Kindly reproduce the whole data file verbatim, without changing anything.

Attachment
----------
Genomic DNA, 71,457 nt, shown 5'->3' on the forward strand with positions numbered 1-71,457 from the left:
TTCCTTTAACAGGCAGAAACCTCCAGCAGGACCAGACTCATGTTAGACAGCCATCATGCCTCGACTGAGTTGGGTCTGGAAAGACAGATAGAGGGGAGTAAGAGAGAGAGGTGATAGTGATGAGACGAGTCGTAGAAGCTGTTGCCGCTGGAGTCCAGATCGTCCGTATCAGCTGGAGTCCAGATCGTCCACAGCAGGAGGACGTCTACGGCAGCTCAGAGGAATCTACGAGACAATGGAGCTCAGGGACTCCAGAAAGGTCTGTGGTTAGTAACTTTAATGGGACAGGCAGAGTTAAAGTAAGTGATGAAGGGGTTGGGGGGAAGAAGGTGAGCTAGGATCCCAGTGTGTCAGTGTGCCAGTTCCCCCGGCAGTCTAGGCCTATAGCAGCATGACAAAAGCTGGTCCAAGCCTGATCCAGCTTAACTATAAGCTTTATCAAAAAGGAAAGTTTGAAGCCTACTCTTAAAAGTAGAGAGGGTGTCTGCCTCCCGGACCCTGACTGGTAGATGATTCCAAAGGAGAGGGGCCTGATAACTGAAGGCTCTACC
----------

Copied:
Genomic DNA, 71,457 nt, shown 5'->3' on the forward strand with positions numbered 1-71,457 from the left:
TTCCTTTAACAGGCAGAAACCTCCAGCAGGACCAGACTCATGTTAGACAGCCATCATGCCTCGACTGAGTTGGGTCTGGAAAGACAGATAGAGGGGAGTAAGAGAGAGAGGTGATAGTGATGAGACGAGTCGTAGAAGCTGTTGCCGCTGGAGTCCAGATCGTCCGTATCAGCTGGAGTCCAGATCGTCCACAGCAGGAGGACGTCTACGGCAGCTCAGAGGAATCTACGAGACAATGGAGCTCAGGGACTCCAGAAAGGTCTGTGGTTAGTAACTTTAATGGGACAGGCAGAGTTAAAGTAAGTGATGAAGGGGTTGGGGGGAAGAAGGTGAGCTAGGATCCCAGTGTGTCAGTGTGCCAGTTCCCCCGGCAGTCTAGGCCTATAGCAGCATGACAAAAGCTGGTCCAAGCCTGATCCAGCTTAACTATAAGCTTTATCAAAAAGGAAAGTTTGAAGCCTACTCTTAAAAGTAGAGAGGGTGTCTGCCTCCCGGACCCTGACTGGTAGATGATTCCAAAGGAGAGGGGCCTGATAACTGAAGGCTCTACC